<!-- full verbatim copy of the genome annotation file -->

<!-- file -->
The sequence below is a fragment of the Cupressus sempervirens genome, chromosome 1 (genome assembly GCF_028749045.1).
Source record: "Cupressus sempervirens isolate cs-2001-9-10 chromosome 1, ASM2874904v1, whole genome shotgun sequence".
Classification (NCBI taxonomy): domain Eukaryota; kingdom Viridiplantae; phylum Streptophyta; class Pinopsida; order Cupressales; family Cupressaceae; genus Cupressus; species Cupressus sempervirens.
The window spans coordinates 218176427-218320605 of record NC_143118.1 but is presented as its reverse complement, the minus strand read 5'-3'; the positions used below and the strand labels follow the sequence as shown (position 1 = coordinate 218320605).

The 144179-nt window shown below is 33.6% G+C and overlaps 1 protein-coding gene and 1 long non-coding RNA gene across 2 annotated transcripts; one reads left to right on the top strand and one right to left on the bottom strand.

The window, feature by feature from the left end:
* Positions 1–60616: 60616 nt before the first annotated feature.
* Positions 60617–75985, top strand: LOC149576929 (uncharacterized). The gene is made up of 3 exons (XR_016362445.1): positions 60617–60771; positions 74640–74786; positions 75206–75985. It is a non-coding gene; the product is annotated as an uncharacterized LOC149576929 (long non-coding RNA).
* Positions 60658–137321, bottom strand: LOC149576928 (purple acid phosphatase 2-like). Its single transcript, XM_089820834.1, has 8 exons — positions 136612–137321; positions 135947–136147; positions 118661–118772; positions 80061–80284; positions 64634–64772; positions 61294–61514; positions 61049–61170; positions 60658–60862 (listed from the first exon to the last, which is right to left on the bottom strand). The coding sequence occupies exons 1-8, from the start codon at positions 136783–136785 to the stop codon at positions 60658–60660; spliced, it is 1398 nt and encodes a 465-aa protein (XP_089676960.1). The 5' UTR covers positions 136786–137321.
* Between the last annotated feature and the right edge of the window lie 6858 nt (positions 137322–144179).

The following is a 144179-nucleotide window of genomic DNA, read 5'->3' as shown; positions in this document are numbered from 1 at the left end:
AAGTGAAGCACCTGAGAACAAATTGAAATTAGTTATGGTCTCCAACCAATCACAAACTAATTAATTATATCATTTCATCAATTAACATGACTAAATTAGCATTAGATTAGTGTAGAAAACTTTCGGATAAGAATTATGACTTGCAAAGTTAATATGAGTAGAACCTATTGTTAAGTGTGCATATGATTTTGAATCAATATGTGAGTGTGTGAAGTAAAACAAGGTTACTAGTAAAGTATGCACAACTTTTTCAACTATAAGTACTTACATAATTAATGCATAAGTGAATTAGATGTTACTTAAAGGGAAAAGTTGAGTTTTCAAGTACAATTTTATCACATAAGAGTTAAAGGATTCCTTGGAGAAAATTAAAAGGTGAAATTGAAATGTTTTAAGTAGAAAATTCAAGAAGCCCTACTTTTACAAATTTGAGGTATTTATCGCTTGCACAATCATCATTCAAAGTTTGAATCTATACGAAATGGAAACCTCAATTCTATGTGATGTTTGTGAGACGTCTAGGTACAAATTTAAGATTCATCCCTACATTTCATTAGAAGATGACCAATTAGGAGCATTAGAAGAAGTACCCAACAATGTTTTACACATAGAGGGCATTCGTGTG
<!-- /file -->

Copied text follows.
The sequence below is a fragment of the Cupressus sempervirens genome, chromosome 1 (genome assembly GCF_028749045.1).
Source record: "Cupressus sempervirens isolate cs-2001-9-10 chromosome 1, ASM2874904v1, whole genome shotgun sequence".
Classification (NCBI taxonomy): domain Eukaryota; kingdom Viridiplantae; phylum Streptophyta; class Pinopsida; order Cupressales; family Cupressaceae; genus Cupressus; species Cupressus sempervirens.
The window spans coordinates 218176427-218320605 of record NC_143118.1 but is presented as its reverse complement, the minus strand read 5'-3'; the positions used below and the strand labels follow the sequence as shown (position 1 = coordinate 218320605).

The 144179-nt window shown below is 33.6% G+C and overlaps 1 protein-coding gene and 1 long non-coding RNA gene across 2 annotated transcripts; one reads left to right on the top strand and one right to left on the bottom strand.

The window, feature by feature from the left end:
* Positions 1–60616: 60616 nt before the first annotated feature.
* Positions 60617–75985, top strand: LOC149576929 (uncharacterized). The gene is made up of 3 exons (XR_016362445.1): positions 60617–60771; positions 74640–74786; positions 75206–75985. It is a non-coding gene; the product is annotated as an uncharacterized LOC149576929 (long non-coding RNA).
* Positions 60658–137321, bottom strand: LOC149576928 (purple acid phosphatase 2-like). Its single transcript, XM_089820834.1, has 8 exons — positions 136612–137321; positions 135947–136147; positions 118661–118772; positions 80061–80284; positions 64634–64772; positions 61294–61514; positions 61049–61170; positions 60658–60862 (listed from the first exon to the last, which is right to left on the bottom strand). The coding sequence occupies exons 1-8, from the start codon at positions 136783–136785 to the stop codon at positions 60658–60660; spliced, it is 1398 nt and encodes a 465-aa protein (XP_089676960.1). The 5' UTR covers positions 136786–137321.
* Between the last annotated feature and the right edge of the window lie 6858 nt (positions 137322–144179).

The following is a 144179-nucleotide window of genomic DNA, read 5'->3' as shown; positions in this document are numbered from 1 at the left end:
AAGTGAAGCACCTGAGAACAAATTGAAATTAGTTATGGTCTCCAACCAATCACAAACTAATTAATTATATCATTTCATCAATTAACATGACTAAATTAGCATTAGATTAGTGTAGAAAACTTTCGGATAAGAATTATGACTTGCAAAGTTAATATGAGTAGAACCTATTGTTAAGTGTGCATATGATTTTGAATCAATATGTGAGTGTGTGAAGTAAAACAAGGTTACTAGTAAAGTATGCACAACTTTTTCAACTATAAGTACTTACATAATTAATGCATAAGTGAATTAGATGTTACTTAAAGGGAAAAGTTGAGTTTTCAAGTACAATTTTATCACATAAGAGTTAAAGGATTCCTTGGAGAAAATTAAAAGGTGAAATTGAAATGTTTTAAGTAGAAAATTCAAGAAGCCCTACTTTTACAAATTTGAGGTATTTATCGCTTGCACAATCATCATTCAAAGTTTGAATCTATACGAAATGGAAACCTCAATTCTATGTGATGTTTGTGAGACGTCTAGGTACAAATTTAAGATTCATCCCTACATTTCATTAGAAGATGACCAATTAGGAGCATTAGAAGAAGTACCCAACAATGTTTTACACATAGAGGGCATTCGTGTG